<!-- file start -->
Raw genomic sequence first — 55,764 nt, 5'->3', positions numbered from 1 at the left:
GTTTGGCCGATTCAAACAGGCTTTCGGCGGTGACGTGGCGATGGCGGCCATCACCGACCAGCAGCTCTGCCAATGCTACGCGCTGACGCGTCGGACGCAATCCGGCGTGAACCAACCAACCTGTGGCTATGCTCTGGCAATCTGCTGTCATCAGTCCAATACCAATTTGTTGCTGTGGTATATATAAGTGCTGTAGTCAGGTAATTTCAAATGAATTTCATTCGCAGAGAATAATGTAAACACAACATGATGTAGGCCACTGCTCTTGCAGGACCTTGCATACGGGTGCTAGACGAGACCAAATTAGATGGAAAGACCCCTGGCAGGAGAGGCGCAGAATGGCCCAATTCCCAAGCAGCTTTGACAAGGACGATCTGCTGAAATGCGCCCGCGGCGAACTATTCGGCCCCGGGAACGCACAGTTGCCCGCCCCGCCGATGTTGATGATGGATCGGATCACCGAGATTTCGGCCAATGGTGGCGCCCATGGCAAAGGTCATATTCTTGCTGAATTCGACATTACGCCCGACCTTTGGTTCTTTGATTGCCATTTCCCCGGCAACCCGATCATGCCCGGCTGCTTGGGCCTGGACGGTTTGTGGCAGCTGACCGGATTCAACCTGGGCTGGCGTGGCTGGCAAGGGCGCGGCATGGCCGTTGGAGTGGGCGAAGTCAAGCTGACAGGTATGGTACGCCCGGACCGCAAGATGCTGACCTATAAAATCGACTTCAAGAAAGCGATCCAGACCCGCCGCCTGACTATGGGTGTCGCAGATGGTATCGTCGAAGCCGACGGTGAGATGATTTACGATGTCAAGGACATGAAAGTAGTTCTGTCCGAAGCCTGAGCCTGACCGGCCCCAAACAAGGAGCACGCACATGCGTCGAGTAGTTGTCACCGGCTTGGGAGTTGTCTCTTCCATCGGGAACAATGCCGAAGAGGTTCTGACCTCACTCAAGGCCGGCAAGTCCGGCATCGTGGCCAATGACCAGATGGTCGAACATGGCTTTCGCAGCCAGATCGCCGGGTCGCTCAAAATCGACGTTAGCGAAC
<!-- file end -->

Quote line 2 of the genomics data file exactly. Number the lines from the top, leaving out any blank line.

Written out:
GTTTGGCCGATTCAAACAGGCTTTCGGCGGTGACGTGGCGATGGCGGCCATCACCGACCAGCAGCTCTGCCAATGCTACGCGCTGACGCGTCGGACGCAATCCGGCGTGAACCAACCAACCTGTGGCTATGCTCTGGCAATCTGCTGTCATCAGTCCAATACCAATTTGTTGCTGTGGTATATATAAGTGCTGTAGTCAGGTAATTTCAAATGAATTTCATTCGCAGAGAATAATGTAAACACAACATGATGTAGGCCACTGCTCTTGCAGGACCTTGCATACGGGTGCTAGACGAGACCAAATTAGATGGAAAGACCCCTGGCAGGAGAGGCGCAGAATGGCCCAATTCCCAAGCAGCTTTGACAAGGACGATCTGCTGAAATGCGCCCGCGGCGAACTATTCGGCCCCGGGAACGCACAGTTGCCCGCCCCGCCGATGTTGATGATGGATCGGATCACCGAGATTTCGGCCAATGGTGGCGCCCATGGCAAAGGTCATATTCTTGCTGAATTCGACATTACGCCCGACCTTTGGTTCTTTGATTGCCATTTCCCCGGCAACCCGATCATGCCCGGCTGCTTGGGCCTGGACGGTTTGTGGCAGCTGACCGGATTCAACCTGGGCTGGCGTGGCTGGCAAGGGCGCGGCATGGCCGTTGGAGTGGGCGAAGTCAAGCTGACAGGTATGGTACGCCCGGACCGCAAGATGCTGACCTATAAAATCGACTTCAAGAAAGCGATCCAGACCCGCCGCCTGACTATGGGTGTCGCAGATGGTATCGTCGAAGCCGACGGTGAGATGATTTACGATGTCAAGGACATGAAAGTAGTTCTGTCCGAAGCCTGAGCCTGACCGGCCCCAAACAAGGAGCACGCACATGCGTCGAGTAGTTGTCACCGGCTTGGGAGTTGTCTCTTCCATCGGGAACAATGCCGAAGAGGTTCTGACCTCACTCAAGGCCGGCAAGTCCGGCATCGTGGCCAATGACCAGATGGTCGAACATGGCTTTCGCAGCCAGATCGCCGGGTCGCTCAAAATCGACGTTAGCGAAC